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The Spokesman-Review Newspaper
Spokane, Washington  Est. May 19, 1883

Pandemic project: Dental lab owner Robert Carnell paints pop art abstracts of celebrities

By Cindy Hval For The Spokesman-Review

Quick. What’s the first thing that pops into your mind when you think of visiting the dentist’s office?

Cavities? Crowns? Cleaning? Certainly, most of us wouldn’t imagine original artwork.

But that’s the first thing you notice when entering the lobby of the Professional Center Building on North Ash Street, home to several dental practices and a dental laboratory.

Vibrantly hued paintings of pop culture icons adorn the hallways. A steely eyed Clint Eastwood, a flower-bespectacled Van Morrison, several iterations of Marilyn Monroe and many more celebrities past and present catch your eye at every turn.

The art is Robert Carnell’s pandemic project. His family owns the building, and his dental lab is on the main floor. His studio is in the basement.

“My project started since no one could go to the dentist for about six months,” he said. “I began doing pop-abstract paintings of famous people.”

The King inspired him.

“I saw a painting of Elvis Presley that looked kind of 3D, and I decided to try my own.”

He may repair dentures for a living, but Carnell is no stranger to a paintbrush.

“I was always drawing. People would ask me to do sketches for them,” he recalled. “When I was around 13, I painted an Olympia beer can ping pong table for parents.”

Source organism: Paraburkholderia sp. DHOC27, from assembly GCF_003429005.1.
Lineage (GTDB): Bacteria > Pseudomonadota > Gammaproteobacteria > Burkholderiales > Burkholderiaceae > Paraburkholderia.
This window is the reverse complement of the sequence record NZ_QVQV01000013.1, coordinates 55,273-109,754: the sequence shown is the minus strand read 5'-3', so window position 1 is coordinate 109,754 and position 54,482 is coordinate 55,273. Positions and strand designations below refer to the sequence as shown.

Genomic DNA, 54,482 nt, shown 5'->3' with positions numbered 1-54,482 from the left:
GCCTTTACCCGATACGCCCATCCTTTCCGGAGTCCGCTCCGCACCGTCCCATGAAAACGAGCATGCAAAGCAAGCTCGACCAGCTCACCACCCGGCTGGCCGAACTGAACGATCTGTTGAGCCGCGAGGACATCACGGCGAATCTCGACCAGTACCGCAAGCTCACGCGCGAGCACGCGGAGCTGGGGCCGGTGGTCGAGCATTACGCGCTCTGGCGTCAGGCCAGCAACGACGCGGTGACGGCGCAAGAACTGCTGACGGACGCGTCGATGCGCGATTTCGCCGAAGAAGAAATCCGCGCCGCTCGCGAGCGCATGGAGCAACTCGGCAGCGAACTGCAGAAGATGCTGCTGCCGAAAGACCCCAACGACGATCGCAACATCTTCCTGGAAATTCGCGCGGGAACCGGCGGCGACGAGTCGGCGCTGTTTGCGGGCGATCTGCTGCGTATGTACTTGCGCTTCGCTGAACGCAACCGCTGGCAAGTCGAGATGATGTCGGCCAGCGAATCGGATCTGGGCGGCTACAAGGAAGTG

That ping pong table quickly became an attraction for visiting friends and family.

The pandemic gave him time to explore a new medium and create an original style. He counts Salvador Dali and Andy Warhol as his favorite artists.

“I’ve painted in oils, but I’d never tried acrylics,” Carnell said. “And I’d never seen a mixture of pop and abstract.”

His work blends the two styles with a 3D-like effect and brilliant pops of color with a touch of chaos.

Carnell grinned.

“Gotta have some chaos.”

He pointed to his favorite work – a portrait of The Doors’ Jim Morrison. Scarlet and orange flames shoot up from the bottom of the painting.

“Light my fire,” Carnell said, referring to the band’s iconic hit.

He quickly discovered the difference between using oils and acrylics.

“Oils take so long to dry,” he explained. “But acrylics almost dry on the brush. It’s like painting with plastic.”

So, he began mixing the two, getting the finish and depth he wanted. To achieve the 3D sensation, he used what he had on hand to add texture to some of his work.

“I used dental wax,” Carnell explained, running his fingers along the ridges in Elton John’s glasses.

Each piece takes about a week or two to complete, and each is sprayed with a clear coat when completely dry.

The building interior had received a fresh coat of paint, which gave Carnell the idea for displaying his art.

“The white walls looked so stark,” he said. “I asked if I could hang my work.”

His paintings prompted requests from the building’s tenants.

Mick Jagger with the Union Jack behind him was one of those requests, so was Johnny Depp. Someone else asked him to paint rapper Machine Gun Kelly. He hasn’t started that one yet.

“I had to look him up,” Carnell said, shrugging.

The artist works from black and white images culled mainly from the Internet. In his basement studio, the unmistakable visage of John Lennon peers at visitors from a canvas. Lennon is his current work-in-progress.

To date, 30 of Carnell’s paintings are displayed throughout the public areas of the building, including a couple of Frank Sinatras and a Marlon Brando ala “The Godfather.”

“We’re an Italian family,” he explained.

What started as a way to fill the empty hours has brightened the walls of the professional building and invigorated the artist.

“I’m going to keep doing this as long as I can,” Carnell said.


Correspondent Cindy Hval can be reached at